In Texas, many master service agreements (MSAs) related to the oil and gas industry typically contain provisions related to mandatory minimum insurance coverage and indemnity obligations. The Texas Supreme Court recently held the terms of an MSA may not be read into an insurance policy unless there is a “clear-manifestation” in the insurance policy the underlying contract is incorporated by reference.
In ExxonMobil Corporation vs. National Union Fire Insurance Company, ExxonMobil and Savage Refinery Services entered into a service agreement, which mandated Savage carry and maintain commercial general liability (CGL) insurance coverage for at least $2 million and include Exxon under “additional insureds.” Savage procured a CGL and umbrella policy underwritten by National Union Fire Insurance Company, as well as a bumbershoot policy (a marine insurance policy similar to a land-based commercial general liability) underwritten by Starr Indemnity & Liability Insurance Company and listed Exxon as an additional insured.
Following a hot water and steam incident at Exxon’s facility involving two Savage employees, Exxon settled with the two severely burned employees for $24 million. About $5 million of the settlement amount was covered by Savage’s primary insurance policies. The rest of the settlement amount was paid out of pocket by Exxon. Subsequently, Exxon sued National Union and Starr for breach of contract for wrongful denial of coverage, as well as declaratory judgment.
The trial court ruled in favor of Exxon and held that National Union, but not Starr, owed Exxon approximately $20 million as reimbursement for its out-of-pocket costs. National Union appealed. The appellate court reversed and held that the National Union umbrella policy incorporated the limits of the underlying service agreement between Exxon and Savage and Exxon’s status as an additional insured was limited to primary coverage. The Texas Supreme Court disagreed with the appellate court and reversed and remanded in favor of Exxon.
The Supreme Court clarified that it uses three principles for insurance contract interpretation: (1) Begin with the text; (2) refer to extrinsic documents only if the examined policy clearly requires doing so (“clear-manifestation” requirement); (3) and refer to extrinsic documents only to the extent of incorporation (incorporation-by-reference doctrine). The court used these three principles to analyze the two central questions in the case regarding the text of the umbrella policy: (1) Who was insured, and (2) for what coverage?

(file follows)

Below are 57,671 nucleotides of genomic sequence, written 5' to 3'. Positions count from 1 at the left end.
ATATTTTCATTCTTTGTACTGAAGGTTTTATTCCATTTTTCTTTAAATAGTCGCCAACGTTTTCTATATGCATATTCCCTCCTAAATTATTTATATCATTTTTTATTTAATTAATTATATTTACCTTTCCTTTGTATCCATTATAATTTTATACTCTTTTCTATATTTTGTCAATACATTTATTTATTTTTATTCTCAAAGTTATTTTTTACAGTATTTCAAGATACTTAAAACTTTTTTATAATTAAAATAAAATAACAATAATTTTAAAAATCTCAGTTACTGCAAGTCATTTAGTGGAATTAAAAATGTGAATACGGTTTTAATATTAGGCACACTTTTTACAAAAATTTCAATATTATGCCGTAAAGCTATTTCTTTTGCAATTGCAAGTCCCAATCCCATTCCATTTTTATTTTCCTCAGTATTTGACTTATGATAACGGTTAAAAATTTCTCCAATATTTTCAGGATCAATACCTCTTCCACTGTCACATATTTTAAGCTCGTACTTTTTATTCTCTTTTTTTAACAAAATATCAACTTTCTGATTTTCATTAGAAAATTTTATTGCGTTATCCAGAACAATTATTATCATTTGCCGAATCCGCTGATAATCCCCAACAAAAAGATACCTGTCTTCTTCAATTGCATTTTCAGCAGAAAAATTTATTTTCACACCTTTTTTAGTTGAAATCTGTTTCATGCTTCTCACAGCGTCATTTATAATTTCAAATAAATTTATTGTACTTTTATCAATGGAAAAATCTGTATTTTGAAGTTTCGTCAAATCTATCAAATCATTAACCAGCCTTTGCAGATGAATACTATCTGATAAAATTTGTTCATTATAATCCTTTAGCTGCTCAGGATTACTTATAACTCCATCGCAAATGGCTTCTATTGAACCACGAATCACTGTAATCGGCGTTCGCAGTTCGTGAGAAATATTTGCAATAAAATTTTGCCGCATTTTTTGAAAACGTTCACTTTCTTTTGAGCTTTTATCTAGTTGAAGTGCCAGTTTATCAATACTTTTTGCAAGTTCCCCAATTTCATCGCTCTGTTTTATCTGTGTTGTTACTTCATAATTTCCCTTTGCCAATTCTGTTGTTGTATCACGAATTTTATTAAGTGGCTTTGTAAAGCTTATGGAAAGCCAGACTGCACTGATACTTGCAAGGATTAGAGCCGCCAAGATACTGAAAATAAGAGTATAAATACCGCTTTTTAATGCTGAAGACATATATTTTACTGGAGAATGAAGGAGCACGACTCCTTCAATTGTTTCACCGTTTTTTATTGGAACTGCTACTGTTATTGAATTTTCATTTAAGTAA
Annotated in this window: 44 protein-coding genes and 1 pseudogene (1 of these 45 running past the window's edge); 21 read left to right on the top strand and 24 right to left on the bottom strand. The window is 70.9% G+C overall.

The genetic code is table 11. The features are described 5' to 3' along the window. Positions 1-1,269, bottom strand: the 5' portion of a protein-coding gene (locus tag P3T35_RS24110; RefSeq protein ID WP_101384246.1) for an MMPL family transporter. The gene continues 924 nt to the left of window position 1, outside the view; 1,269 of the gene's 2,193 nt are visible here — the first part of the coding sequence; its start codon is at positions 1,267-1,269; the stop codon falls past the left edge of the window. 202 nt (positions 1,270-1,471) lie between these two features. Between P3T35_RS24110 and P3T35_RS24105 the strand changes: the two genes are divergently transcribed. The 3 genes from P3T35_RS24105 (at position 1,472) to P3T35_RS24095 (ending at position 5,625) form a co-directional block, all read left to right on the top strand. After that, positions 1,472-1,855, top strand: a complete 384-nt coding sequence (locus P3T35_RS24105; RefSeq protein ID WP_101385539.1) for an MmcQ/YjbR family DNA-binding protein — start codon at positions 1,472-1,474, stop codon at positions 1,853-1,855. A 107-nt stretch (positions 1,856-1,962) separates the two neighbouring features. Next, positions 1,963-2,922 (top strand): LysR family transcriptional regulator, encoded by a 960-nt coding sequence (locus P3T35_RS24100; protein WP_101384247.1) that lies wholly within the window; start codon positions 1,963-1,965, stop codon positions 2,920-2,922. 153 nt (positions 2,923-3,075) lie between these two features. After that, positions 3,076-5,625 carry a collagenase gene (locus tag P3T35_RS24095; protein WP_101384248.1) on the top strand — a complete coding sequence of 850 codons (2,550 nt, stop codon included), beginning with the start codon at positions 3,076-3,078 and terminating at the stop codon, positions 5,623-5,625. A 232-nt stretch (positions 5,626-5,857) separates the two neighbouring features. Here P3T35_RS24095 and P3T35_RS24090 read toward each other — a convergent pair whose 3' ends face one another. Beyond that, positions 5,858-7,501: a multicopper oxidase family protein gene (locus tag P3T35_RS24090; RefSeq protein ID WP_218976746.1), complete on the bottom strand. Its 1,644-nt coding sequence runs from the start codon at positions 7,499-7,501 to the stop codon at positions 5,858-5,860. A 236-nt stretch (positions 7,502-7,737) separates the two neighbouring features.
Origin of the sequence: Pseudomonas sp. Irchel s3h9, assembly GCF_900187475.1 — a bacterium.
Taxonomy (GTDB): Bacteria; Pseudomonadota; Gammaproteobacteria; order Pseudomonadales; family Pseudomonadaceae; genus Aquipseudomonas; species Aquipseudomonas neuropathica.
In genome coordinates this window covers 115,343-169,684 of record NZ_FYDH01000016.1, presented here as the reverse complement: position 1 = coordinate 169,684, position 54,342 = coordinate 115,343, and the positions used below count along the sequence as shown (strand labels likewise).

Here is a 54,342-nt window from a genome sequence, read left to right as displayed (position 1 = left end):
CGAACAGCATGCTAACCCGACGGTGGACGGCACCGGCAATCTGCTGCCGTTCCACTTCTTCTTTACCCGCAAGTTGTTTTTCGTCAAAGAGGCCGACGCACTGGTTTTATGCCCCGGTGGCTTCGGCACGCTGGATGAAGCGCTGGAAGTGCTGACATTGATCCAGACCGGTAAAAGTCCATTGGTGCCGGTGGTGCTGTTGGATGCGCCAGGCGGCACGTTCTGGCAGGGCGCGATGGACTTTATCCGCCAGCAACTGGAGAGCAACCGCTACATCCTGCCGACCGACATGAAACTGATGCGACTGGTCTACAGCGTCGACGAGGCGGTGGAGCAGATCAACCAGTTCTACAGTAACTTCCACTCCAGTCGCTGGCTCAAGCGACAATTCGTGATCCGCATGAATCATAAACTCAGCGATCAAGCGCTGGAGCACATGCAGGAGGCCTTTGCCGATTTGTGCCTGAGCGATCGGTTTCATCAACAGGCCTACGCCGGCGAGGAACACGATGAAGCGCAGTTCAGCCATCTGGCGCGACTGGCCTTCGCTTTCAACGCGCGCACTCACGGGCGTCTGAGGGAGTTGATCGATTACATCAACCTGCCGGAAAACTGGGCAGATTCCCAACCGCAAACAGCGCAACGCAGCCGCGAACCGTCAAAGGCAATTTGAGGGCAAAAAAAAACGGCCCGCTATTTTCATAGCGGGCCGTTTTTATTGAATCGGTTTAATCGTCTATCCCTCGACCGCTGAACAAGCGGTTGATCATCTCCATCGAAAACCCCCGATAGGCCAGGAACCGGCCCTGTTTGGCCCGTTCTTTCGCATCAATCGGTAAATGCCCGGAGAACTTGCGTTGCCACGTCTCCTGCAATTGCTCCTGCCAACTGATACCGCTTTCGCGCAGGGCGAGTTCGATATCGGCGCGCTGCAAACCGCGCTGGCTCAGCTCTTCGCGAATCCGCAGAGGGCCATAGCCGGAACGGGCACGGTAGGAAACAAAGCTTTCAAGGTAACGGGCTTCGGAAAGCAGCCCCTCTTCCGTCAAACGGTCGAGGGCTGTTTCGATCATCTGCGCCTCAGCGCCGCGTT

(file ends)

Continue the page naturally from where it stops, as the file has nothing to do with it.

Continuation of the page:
Who was insured?
The court looked to the underlying contract and found Exxon was insured. It noted the National Union umbrella policy expressly covered any additional insured under scheduled underlying insurance and looked to National Union’s primary CGL policy to determine who was an additional insured. The primary CGL policy, in turn, covered any person or organization Savage was obligated by any contract or agreement to provide insurance. The court held the underlying service agreement between Savage and Exxon was relevant for the narrow purpose of identifying Exxon as an additional insured under the National Union umbrella policy.
For what coverage?
The coverage referenced in the umbrella policy referred to coverage for the same types of risks and liabilities as the CGL policy. The court reasoned the National Union umbrella policy’s disclaimer of “broader coverage” than the primary policy prevents Exxon from demanding National Union pay for losses that the primary policy would not cover. In other words, Exxon may (and did) demand the same coverage as the primary CGL policy but at the umbrella policy’s higher limits because umbrella policies provide greater limits for the risks already covered by primary polices. The court further explained, to the extent a payout limit could be read into the umbrella policy, the underlying service agreement provides for a minimum amount of insurance — not a maximum. Lastly, the court noted the primary policy has its own payout limits and interpreting “broader coverage” in favor of National Union would defeat the purpose of an umbrella policy — to provide coverage once the primary policy is exhausted.
This Texas Supreme Court opinion highlights the importance of specificity when incorporating a separate contract into an insurance policy. When drafting insurance coverage limits in underlying contracts, such as MSAs, parties should incorporate such terms into all insurance policies in the company’s “tower” of insurance or risk a finding that the MSA coverage limits may not apply to any policy beyond the first layer of CGL coverage.